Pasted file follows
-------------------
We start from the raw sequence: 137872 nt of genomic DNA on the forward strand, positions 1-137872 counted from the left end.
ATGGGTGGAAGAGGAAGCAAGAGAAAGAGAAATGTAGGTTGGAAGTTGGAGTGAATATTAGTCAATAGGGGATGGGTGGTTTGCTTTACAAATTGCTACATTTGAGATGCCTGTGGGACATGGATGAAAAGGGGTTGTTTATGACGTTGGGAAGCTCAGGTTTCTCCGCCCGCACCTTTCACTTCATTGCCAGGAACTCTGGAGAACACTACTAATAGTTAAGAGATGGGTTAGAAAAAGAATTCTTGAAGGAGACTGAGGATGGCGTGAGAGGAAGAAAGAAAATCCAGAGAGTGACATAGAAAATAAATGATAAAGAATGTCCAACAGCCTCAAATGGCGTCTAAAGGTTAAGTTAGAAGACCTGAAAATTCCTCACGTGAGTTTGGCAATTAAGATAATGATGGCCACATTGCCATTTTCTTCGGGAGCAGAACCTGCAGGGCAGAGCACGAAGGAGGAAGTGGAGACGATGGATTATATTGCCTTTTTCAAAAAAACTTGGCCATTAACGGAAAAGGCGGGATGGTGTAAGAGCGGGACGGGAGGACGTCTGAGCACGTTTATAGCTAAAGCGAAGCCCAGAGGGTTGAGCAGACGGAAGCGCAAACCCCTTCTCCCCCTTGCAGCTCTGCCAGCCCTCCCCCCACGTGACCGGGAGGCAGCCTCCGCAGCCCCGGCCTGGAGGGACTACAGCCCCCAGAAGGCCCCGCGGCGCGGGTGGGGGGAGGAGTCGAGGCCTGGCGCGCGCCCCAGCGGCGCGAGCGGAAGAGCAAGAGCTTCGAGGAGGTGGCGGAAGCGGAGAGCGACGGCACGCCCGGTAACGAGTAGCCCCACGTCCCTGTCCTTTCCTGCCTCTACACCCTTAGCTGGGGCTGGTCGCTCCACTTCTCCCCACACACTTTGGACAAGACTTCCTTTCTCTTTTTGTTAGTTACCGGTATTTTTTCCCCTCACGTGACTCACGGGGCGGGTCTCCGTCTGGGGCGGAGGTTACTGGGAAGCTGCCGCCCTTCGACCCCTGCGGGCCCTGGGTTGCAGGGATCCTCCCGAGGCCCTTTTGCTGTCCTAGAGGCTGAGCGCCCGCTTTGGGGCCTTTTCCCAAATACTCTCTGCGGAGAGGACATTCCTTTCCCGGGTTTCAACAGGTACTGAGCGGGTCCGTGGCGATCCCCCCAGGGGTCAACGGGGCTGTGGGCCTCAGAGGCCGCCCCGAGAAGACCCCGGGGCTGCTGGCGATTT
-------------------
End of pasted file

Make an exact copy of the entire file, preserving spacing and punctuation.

We start from the raw sequence: 137872 nt of genomic DNA on the forward strand, positions 1-137872 counted from the left end.
ATGGGTGGAAGAGGAAGCAAGAGAAAGAGAAATGTAGGTTGGAAGTTGGAGTGAATATTAGTCAATAGGGGATGGGTGGTTTGCTTTACAAATTGCTACATTTGAGATGCCTGTGGGACATGGATGAAAAGGGGTTGTTTATGACGTTGGGAAGCTCAGGTTTCTCCGCCCGCACCTTTCACTTCATTGCCAGGAACTCTGGAGAACACTACTAATAGTTAAGAGATGGGTTAGAAAAAGAATTCTTGAAGGAGACTGAGGATGGCGTGAGAGGAAGAAAGAAAATCCAGAGAGTGACATAGAAAATAAATGATAAAGAATGTCCAACAGCCTCAAATGGCGTCTAAAGGTTAAGTTAGAAGACCTGAAAATTCCTCACGTGAGTTTGGCAATTAAGATAATGATGGCCACATTGCCATTTTCTTCGGGAGCAGAACCTGCAGGGCAGAGCACGAAGGAGGAAGTGGAGACGATGGATTATATTGCCTTTTTCAAAAAAACTTGGCCATTAACGGAAAAGGCGGGATGGTGTAAGAGCGGGACGGGAGGACGTCTGAGCACGTTTATAGCTAAAGCGAAGCCCAGAGGGTTGAGCAGACGGAAGCGCAAACCCCTTCTCCCCCTTGCAGCTCTGCCAGCCCTCCCCCCACGTGACCGGGAGGCAGCCTCCGCAGCCCCGGCCTGGAGGGACTACAGCCCCCAGAAGGCCCCGCGGCGCGGGTGGGGGGAGGAGTCGAGGCCTGGCGCGCGCCCCAGCGGCGCGAGCGGAAGAGCAAGAGCTTCGAGGAGGTGGCGGAAGCGGAGAGCGACGGCACGCCCGGTAACGAGTAGCCCCACGTCCCTGTCCTTTCCTGCCTCTACACCCTTAGCTGGGGCTGGTCGCTCCACTTCTCCCCACACACTTTGGACAAGACTTCCTTTCTCTTTTTGTTAGTTACCGGTATTTTTTCCCCTCACGTGACTCACGGGGCGGGTCTCCGTCTGGGGCGGAGGTTACTGGGAAGCTGCCGCCCTTCGACCCCTGCGGGCCCTGGGTTGCAGGGATCCTCCCGAGGCCCTTTTGCTGTCCTAGAGGCTGAGCGCCCGCTTTGGGGCCTTTTCCCAAATACTCTCTGCGGAGAGGACATTCCTTTCCCGGGTTTCAACAGGTACTGAGCGGGTCCGTGGCGATCCCCCCAGGGGTCAACGGGGCTGTGGGCCTCAGAGGCCGCCCCGAGAAGACCCCGGGGCTGCTGGCGATTT